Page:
Blumenthal says the state legislature should amend the compact with the state's two Indian tribes in southeastern Connecticut before legalizing the Keno gambling game.
Rell is counting on legalizing Keno to generate an estimated $50 million per year to help close the state's huge budget deficit.
“There should be no question that Keno can be introduced as a lottery game,” Rell said in a statement she released Monday in response to Blumenthal’s comment.
After all, during the 2005 dispute over the ‘PlayAway’ game offered by Foxwoods Resort Casino, Blumenthal described Keno as ‘a lottery-type game.’ At least 14 other states play the game, including Massachusetts, Rhode Island and New York.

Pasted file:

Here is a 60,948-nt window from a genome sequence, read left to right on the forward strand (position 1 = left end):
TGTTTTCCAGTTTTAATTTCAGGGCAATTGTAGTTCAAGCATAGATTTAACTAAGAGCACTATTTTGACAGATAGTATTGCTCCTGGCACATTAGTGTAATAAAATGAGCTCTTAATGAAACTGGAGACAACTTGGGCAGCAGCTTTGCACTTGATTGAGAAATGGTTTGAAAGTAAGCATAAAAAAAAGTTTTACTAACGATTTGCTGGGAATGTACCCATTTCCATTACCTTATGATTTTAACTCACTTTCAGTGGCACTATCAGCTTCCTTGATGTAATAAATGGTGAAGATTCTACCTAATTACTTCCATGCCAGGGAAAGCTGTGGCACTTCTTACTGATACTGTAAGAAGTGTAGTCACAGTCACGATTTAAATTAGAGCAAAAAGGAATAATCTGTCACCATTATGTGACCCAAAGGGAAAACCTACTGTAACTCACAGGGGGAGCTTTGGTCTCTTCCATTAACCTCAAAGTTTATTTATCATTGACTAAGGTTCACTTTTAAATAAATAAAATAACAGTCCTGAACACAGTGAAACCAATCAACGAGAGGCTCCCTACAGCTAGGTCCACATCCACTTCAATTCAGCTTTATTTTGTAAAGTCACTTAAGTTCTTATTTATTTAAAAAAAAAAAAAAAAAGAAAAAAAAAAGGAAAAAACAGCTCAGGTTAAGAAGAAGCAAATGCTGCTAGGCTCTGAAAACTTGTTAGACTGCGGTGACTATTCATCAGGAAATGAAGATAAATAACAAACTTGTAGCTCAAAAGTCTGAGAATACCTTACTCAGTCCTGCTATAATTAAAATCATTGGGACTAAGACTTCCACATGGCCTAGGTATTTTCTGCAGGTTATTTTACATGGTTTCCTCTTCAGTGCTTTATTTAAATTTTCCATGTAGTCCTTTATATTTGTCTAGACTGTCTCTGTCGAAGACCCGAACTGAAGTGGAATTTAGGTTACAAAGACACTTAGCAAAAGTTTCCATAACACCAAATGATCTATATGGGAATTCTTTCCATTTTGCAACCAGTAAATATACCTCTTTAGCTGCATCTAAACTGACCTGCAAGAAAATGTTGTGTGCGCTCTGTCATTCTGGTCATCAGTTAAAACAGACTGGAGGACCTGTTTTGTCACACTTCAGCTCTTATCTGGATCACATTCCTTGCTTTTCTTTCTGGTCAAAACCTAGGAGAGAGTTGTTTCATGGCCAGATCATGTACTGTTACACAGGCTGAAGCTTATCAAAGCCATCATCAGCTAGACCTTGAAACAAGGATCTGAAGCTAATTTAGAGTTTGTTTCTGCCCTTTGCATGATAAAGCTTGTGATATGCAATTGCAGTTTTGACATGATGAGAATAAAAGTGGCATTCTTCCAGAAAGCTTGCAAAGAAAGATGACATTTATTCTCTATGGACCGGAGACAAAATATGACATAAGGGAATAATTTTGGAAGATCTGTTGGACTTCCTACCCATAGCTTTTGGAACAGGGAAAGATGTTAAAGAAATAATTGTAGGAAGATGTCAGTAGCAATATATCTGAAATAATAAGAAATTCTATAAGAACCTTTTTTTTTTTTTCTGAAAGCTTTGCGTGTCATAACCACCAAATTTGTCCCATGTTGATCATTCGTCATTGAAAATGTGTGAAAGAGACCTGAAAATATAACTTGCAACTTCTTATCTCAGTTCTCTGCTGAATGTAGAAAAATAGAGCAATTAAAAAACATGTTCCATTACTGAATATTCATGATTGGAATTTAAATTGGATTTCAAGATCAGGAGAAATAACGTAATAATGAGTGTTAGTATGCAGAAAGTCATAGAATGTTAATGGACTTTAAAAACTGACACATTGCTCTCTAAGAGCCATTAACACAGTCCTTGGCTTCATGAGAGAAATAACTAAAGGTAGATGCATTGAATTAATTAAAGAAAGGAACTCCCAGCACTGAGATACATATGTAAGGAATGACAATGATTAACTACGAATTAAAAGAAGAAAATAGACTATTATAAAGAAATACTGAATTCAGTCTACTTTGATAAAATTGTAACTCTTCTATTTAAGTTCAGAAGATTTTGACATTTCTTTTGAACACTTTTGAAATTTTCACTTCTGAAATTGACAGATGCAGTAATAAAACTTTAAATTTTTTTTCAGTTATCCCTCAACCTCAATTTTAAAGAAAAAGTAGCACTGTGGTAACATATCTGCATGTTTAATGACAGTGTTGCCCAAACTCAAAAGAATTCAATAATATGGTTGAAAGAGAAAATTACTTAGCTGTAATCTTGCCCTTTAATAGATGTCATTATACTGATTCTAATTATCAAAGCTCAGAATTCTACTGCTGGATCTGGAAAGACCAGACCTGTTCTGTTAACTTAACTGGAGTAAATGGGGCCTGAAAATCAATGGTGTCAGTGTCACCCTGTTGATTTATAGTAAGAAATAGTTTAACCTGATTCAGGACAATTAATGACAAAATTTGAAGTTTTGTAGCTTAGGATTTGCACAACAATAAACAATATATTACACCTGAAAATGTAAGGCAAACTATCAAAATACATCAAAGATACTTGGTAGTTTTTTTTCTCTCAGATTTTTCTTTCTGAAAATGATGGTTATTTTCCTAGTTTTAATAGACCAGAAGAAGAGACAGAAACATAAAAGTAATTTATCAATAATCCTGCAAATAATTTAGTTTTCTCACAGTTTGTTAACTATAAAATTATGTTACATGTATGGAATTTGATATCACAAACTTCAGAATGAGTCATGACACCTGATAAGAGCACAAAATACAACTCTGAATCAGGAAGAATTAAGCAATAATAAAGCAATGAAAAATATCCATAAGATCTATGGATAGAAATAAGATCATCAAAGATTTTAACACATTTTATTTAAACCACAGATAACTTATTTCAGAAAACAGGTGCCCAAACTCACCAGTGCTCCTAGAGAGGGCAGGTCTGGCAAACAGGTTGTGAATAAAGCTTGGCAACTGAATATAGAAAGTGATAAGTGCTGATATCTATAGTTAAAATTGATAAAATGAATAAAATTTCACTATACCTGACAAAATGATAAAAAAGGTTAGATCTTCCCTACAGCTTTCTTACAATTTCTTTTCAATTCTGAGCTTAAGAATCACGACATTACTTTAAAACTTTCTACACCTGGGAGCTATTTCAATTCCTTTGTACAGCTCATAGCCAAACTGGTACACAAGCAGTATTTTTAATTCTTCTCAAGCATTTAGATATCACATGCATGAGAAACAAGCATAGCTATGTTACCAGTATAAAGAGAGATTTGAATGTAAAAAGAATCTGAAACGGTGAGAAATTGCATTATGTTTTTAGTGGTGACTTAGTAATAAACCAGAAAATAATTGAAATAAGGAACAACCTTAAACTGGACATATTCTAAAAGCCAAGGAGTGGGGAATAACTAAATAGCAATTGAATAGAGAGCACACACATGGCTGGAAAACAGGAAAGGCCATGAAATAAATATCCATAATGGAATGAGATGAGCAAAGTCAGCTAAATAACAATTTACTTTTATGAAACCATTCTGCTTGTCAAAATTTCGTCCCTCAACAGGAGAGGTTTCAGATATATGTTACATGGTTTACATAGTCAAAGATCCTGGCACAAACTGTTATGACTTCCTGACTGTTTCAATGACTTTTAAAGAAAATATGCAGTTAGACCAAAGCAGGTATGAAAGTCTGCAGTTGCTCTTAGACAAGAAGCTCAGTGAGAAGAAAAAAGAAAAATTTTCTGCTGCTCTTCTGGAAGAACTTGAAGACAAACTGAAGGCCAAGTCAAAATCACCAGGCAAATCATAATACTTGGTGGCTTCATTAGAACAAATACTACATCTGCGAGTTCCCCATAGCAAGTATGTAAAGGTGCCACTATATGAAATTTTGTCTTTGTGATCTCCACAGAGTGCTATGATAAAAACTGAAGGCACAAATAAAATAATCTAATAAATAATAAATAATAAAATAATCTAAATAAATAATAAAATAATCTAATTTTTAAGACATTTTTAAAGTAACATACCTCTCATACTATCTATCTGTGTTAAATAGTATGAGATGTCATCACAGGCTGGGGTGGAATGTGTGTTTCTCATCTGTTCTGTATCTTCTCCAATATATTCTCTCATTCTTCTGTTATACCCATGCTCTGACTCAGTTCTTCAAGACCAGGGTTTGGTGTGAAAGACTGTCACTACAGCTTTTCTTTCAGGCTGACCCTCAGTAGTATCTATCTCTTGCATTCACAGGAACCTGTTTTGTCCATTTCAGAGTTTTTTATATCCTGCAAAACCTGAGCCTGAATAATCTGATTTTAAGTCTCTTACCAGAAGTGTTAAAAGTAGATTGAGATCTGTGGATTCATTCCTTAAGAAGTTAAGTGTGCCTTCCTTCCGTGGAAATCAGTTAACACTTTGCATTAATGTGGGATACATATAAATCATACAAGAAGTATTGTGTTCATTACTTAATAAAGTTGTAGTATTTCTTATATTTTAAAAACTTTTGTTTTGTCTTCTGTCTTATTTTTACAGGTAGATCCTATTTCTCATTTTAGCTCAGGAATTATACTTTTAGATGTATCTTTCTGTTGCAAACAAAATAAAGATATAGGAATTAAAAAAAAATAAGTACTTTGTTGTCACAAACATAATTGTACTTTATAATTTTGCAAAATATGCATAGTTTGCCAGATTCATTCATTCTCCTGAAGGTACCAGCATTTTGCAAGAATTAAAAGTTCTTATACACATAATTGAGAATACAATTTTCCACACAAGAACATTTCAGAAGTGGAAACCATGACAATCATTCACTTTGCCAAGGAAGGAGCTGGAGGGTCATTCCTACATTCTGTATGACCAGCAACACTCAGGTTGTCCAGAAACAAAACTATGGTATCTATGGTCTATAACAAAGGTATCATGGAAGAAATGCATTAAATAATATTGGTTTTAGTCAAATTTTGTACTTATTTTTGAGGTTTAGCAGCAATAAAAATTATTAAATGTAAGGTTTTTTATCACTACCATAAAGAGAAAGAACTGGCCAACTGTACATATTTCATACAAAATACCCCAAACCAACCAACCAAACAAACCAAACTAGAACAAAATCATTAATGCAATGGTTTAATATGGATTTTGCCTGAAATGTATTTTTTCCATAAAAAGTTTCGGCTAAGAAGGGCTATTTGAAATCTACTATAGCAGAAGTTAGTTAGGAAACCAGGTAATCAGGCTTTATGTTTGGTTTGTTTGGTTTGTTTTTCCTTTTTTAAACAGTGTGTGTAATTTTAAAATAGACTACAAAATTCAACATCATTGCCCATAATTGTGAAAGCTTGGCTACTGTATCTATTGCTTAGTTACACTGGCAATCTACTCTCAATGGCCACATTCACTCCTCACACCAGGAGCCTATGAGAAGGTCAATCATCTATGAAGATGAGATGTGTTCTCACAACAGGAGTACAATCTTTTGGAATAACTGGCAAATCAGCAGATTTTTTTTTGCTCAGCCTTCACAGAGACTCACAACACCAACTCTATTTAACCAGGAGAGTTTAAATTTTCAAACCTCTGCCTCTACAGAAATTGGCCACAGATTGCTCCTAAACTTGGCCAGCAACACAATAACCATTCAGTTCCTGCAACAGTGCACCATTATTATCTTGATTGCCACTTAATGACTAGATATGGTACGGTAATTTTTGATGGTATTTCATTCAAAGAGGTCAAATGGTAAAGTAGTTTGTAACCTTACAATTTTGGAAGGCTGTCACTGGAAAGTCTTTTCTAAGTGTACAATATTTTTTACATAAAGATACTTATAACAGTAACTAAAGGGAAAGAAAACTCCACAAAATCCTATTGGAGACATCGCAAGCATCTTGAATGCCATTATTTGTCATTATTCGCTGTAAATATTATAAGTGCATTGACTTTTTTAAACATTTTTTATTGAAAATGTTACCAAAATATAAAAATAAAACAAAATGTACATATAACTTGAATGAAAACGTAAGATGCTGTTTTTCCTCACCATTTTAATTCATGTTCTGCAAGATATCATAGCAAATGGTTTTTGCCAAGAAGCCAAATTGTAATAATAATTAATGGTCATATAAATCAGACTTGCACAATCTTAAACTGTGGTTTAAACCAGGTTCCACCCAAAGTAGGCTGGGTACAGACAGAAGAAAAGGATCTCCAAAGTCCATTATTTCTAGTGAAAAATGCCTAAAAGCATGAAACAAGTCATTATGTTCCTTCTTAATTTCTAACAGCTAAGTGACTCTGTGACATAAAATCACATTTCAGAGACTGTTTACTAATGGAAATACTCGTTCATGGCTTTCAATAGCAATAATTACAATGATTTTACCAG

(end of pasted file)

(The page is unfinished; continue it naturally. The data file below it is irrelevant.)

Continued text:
Blumenthal however, doesn’t believe the odds are in Connecticut’s favor.
"Without an agreement with the tribes, or clarity in legal impact, the state is gambling more than $400 million for the sake of barely $60 million,'' Blumenthal said.
Rell defended her opinion by saying that she intends to honor and protect “Connecticut’s long-standing relationship with the Mashantucket Pequot and Mohegan tribes while establishing a new and much-needed revenue stream for (the) state.”
She said she would ensure that Keno is marketed and played in our state in a safe and responsible manner, including recognition of the risks of problem gambling.